Mr Obama’s visit, as part of an Asian tour, also comes as the US dollar hits a 15-month low on a trade-weighted basis, raising questions about its future as the global reserve currency.
The Australian dollar rose as much as 0.8 per cent to US$0.9296 against Wednesday’s level; the Japanese yen edged up 0.2 per cent to Y89.68 per US dollar, while the South Korean won touched Won1,152.70 per US dollar, 0.4 per cent higher than the previous day.
Gold advanced 0.4 per cent to US$1,121.90 an ounce, compared with the closing price in New York of US$1,117.45, as investors continued to see the bullion as an attractive diversification away from dollar reserves.
The People’s Bank of China on Wednesday said foreign exchange policy would take into account “capital flows and major currency movements”, a pointed reference to the large speculative inflows of capital that China is receiving and US dollar weakness.
The Bank’s new wording, included in its quarterly report on monetary policy, comes on the heels of growing global pressure for China to strengthen its currency, particularly from the European Union and Japan.
The International Monetary Fund said at the weekend that the renminbi, which was effectively re-pegged to the dollar in the middle of last year after being allowed to appreciate by about 20 per cent against the greenback since 2005, was “significantly undervalued”.
The central bank’s comments contrast with commerce minister Chen Deming who called at the weekend for a stable exchange rate to “create stable expectations” for exporters.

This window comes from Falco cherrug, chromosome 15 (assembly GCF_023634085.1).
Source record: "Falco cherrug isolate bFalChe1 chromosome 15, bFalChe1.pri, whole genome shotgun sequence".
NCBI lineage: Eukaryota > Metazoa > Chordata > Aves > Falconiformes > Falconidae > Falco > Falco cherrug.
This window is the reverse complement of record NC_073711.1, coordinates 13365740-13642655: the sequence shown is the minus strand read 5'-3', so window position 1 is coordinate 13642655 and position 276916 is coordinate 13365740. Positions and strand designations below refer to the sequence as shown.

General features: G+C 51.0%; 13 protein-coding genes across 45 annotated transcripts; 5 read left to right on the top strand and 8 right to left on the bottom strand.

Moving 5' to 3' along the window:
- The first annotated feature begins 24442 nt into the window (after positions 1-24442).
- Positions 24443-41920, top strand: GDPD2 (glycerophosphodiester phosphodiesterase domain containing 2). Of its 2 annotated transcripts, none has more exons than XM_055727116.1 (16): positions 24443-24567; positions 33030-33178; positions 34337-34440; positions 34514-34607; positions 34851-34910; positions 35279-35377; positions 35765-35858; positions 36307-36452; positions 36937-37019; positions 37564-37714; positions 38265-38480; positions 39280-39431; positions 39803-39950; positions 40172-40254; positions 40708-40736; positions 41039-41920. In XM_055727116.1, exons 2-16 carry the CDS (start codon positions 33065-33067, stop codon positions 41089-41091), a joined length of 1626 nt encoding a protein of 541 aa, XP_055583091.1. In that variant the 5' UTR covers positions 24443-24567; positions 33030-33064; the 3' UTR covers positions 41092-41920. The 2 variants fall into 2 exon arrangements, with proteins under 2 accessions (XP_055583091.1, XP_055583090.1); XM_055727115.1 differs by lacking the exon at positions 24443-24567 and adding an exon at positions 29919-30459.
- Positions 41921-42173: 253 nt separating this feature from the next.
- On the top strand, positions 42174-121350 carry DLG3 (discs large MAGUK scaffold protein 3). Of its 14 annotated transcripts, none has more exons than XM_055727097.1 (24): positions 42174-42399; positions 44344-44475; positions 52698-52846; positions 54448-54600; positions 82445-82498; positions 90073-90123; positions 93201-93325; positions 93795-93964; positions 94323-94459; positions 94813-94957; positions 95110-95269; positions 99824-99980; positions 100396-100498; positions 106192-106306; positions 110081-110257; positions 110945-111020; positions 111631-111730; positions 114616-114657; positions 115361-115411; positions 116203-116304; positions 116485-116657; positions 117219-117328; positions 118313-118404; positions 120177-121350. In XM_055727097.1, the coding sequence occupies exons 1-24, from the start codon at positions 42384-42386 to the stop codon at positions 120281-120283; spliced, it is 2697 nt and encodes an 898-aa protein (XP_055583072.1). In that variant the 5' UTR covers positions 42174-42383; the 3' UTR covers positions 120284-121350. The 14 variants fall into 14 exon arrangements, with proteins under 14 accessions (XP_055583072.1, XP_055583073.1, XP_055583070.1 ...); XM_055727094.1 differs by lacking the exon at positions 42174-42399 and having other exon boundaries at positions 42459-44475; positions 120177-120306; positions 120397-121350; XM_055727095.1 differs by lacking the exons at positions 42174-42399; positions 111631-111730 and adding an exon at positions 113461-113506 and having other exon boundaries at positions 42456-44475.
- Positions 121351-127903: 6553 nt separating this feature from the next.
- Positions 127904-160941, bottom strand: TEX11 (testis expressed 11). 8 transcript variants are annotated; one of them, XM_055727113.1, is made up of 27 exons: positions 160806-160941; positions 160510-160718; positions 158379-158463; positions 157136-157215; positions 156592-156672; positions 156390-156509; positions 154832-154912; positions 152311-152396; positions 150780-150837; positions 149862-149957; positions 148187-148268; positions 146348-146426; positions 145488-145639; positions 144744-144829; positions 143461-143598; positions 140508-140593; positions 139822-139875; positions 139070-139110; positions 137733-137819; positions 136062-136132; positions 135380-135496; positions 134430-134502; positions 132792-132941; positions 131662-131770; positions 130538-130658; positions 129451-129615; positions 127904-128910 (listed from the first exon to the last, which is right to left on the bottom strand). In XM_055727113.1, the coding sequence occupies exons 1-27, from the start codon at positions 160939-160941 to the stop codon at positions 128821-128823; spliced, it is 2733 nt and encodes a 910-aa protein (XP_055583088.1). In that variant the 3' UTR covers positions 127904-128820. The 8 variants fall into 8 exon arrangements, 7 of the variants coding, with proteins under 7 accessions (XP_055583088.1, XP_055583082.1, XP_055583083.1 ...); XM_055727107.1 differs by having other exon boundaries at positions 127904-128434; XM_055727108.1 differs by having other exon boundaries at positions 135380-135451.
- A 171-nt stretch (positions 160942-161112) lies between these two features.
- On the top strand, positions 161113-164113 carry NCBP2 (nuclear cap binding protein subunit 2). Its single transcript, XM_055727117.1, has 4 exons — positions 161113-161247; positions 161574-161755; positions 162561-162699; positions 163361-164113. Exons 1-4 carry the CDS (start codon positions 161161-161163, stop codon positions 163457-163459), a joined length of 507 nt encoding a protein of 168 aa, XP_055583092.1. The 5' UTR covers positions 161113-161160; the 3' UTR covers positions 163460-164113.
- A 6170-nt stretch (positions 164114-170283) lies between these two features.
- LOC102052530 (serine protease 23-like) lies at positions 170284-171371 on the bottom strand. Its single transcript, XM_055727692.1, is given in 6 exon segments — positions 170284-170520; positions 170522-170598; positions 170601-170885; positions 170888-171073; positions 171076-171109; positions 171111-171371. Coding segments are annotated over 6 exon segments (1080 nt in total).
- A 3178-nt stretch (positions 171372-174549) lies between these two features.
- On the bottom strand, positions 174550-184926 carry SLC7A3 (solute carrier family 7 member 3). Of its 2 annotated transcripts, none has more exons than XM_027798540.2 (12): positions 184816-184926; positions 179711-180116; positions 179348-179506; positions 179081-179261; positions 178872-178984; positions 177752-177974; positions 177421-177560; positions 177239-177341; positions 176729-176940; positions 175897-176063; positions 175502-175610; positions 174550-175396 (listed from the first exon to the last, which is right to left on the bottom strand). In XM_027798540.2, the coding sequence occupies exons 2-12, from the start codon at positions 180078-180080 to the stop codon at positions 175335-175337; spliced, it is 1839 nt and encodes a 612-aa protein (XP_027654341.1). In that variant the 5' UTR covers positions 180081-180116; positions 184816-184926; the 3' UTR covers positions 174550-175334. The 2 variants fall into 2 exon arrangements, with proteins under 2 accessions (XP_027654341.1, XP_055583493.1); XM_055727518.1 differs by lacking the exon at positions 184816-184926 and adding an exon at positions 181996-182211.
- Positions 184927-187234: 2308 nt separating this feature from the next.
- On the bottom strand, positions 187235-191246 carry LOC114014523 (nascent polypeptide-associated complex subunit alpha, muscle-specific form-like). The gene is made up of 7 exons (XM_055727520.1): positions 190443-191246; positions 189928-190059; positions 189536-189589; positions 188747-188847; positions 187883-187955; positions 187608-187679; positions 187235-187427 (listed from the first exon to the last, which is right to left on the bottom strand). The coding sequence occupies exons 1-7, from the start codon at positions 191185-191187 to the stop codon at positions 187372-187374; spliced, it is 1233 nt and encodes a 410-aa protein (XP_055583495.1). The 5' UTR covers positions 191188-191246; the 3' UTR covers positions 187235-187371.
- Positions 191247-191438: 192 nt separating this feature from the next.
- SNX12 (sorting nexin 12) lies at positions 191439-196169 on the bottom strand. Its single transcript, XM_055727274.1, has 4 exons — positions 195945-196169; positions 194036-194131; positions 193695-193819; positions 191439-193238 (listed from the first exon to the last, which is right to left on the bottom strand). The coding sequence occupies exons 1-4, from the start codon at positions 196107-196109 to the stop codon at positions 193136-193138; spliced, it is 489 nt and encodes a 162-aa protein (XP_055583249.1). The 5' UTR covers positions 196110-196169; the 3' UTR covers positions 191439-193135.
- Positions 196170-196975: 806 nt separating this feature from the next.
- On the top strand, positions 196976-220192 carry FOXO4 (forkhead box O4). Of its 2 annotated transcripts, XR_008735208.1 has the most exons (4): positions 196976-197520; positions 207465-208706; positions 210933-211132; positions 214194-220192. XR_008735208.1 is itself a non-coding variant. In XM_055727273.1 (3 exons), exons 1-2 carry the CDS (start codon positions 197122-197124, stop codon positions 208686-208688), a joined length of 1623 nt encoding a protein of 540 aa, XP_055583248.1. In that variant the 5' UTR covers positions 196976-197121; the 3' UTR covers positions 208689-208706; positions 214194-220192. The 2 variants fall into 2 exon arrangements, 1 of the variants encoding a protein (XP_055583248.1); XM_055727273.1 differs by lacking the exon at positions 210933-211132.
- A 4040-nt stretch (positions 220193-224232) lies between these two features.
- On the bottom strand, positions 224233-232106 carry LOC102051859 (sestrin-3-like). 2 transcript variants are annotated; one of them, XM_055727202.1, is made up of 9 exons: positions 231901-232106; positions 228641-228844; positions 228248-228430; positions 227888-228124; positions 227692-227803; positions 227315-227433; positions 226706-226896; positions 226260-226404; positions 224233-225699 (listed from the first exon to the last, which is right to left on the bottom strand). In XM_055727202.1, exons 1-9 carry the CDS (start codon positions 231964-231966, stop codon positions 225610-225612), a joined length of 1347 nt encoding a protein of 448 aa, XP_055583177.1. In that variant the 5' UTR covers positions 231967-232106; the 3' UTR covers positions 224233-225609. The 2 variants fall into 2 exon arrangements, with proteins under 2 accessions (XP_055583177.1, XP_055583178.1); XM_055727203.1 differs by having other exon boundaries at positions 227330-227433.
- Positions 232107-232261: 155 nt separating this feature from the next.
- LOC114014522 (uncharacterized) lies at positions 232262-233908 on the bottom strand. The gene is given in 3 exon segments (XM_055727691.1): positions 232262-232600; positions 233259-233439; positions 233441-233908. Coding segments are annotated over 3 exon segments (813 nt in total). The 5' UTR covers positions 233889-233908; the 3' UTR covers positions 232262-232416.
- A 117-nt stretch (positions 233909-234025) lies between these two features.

The comments by the commerce minister, who is responsible for trade, may indicate that the central bank’s position has yet to gain support at top levels of the government.
Need for stability
Economists said the new wording from the central bank would give it more flexibility but did not necessarily mean the government would shift policy soon. Indeed, few economists expect China to abandon its effective peg to the dollar before the middle of next year.
The central bank had “hinted at the growing pressures for appreciation but I would temper that with the commerce minister’s comments about the need for currency stability”, said Ben Simpfendorfer, economist at RBS in Hong Kong.
Meanwhile, in Tokyo on Wednesday Tim Geithner, US Treasury Secretary, reiterated his belief in the importance of a strong dollar. “I believe deeply that it’s very important to the United States, to the economic health of the United States, that we maintain a strong dollar,” he told the Japanese press.
The PBoC’s statement coincided with the release of a volley of new data indicating that China’s economic recovery accelerated last month, with factory output increasing at a rate not seen since before the financial crisis. Retail sales also grew strongly.
By GEOFF DYER in Beijing
Copyright The Financial Times Limited 2009.